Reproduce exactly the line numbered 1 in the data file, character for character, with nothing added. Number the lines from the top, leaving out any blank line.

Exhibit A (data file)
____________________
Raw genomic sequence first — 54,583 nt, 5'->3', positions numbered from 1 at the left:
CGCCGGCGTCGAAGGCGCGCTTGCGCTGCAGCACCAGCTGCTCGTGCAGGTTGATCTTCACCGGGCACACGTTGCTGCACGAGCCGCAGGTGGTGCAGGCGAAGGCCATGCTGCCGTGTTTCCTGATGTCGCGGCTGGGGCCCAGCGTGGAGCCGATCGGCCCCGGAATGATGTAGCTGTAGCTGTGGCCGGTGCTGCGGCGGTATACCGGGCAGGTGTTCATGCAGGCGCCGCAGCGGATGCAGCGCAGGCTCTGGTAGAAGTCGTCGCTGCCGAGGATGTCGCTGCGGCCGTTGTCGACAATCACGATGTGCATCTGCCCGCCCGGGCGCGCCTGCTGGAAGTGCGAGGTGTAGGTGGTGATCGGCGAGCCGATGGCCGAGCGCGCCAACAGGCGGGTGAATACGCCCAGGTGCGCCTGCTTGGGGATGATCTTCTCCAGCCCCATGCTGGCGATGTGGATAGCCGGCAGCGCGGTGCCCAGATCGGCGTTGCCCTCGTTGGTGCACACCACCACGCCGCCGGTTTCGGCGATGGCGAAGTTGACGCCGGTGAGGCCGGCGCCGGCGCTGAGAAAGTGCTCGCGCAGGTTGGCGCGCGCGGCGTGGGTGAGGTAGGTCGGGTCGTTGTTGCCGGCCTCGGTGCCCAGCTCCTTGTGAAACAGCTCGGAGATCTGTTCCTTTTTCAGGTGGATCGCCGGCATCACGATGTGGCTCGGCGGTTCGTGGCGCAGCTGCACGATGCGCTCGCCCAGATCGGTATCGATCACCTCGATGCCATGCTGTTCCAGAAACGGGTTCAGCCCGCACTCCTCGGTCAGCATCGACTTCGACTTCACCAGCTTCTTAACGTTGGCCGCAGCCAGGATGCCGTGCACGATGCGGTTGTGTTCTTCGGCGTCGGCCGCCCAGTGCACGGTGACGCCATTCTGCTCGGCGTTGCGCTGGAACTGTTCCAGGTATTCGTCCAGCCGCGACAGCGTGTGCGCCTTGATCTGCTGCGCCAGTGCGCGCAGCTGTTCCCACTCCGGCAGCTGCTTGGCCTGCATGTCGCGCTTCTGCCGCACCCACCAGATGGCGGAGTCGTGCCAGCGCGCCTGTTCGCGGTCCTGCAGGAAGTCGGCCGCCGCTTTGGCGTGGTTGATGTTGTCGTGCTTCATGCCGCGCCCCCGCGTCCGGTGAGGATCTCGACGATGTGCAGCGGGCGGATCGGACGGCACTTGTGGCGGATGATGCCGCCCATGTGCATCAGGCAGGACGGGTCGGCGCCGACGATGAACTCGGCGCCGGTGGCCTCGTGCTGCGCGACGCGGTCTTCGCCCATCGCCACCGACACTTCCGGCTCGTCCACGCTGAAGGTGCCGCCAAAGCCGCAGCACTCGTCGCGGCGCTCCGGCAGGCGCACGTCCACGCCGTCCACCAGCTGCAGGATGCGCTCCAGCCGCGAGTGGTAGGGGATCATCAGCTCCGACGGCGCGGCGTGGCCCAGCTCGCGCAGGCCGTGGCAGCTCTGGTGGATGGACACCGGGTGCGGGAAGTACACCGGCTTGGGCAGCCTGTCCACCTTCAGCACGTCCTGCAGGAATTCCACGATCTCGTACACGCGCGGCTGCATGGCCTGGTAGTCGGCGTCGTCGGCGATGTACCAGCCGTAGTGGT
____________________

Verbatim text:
Raw genomic sequence first — 54,583 nt, 5'->3', positions numbered from 1 at the left: